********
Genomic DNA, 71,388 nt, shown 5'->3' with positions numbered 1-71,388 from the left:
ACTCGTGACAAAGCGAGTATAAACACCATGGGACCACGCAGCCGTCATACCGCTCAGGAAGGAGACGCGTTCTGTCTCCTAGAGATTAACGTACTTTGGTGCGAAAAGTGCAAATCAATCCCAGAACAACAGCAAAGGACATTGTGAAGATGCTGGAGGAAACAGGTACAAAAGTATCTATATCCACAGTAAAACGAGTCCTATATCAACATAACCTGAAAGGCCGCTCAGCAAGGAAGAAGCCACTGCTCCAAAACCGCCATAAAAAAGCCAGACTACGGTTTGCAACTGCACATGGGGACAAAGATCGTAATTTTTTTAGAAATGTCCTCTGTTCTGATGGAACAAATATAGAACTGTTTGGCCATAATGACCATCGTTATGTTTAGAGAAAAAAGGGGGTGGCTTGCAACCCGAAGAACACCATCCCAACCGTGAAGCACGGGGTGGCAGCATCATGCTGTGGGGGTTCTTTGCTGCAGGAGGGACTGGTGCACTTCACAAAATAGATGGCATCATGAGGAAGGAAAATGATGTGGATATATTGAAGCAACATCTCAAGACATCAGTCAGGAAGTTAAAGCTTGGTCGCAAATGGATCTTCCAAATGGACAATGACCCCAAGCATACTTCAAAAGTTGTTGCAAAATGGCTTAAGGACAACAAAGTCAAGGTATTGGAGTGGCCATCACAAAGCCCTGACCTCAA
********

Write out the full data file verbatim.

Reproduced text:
Genomic DNA, 71,388 nt, shown 5'->3' with positions numbered 1-71,388 from the left:
ACTCGTGACAAAGCGAGTATAAACACCATGGGACCACGCAGCCGTCATACCGCTCAGGAAGGAGACGCGTTCTGTCTCCTAGAGATTAACGTACTTTGGTGCGAAAAGTGCAAATCAATCCCAGAACAACAGCAAAGGACATTGTGAAGATGCTGGAGGAAACAGGTACAAAAGTATCTATATCCACAGTAAAACGAGTCCTATATCAACATAACCTGAAAGGCCGCTCAGCAAGGAAGAAGCCACTGCTCCAAAACCGCCATAAAAAAGCCAGACTACGGTTTGCAACTGCACATGGGGACAAAGATCGTAATTTTTTTAGAAATGTCCTCTGTTCTGATGGAACAAATATAGAACTGTTTGGCCATAATGACCATCGTTATGTTTAGAGAAAAAAGGGGGTGGCTTGCAACCCGAAGAACACCATCCCAACCGTGAAGCACGGGGTGGCAGCATCATGCTGTGGGGGTTCTTTGCTGCAGGAGGGACTGGTGCACTTCACAAAATAGATGGCATCATGAGGAAGGAAAATGATGTGGATATATTGAAGCAACATCTCAAGACATCAGTCAGGAAGTTAAAGCTTGGTCGCAAATGGATCTTCCAAATGGACAATGACCCCAAGCATACTTCAAAAGTTGTTGCAAAATGGCTTAAGGACAACAAAGTCAAGGTATTGGAGTGGCCATCACAAAGCCCTGACCTCAA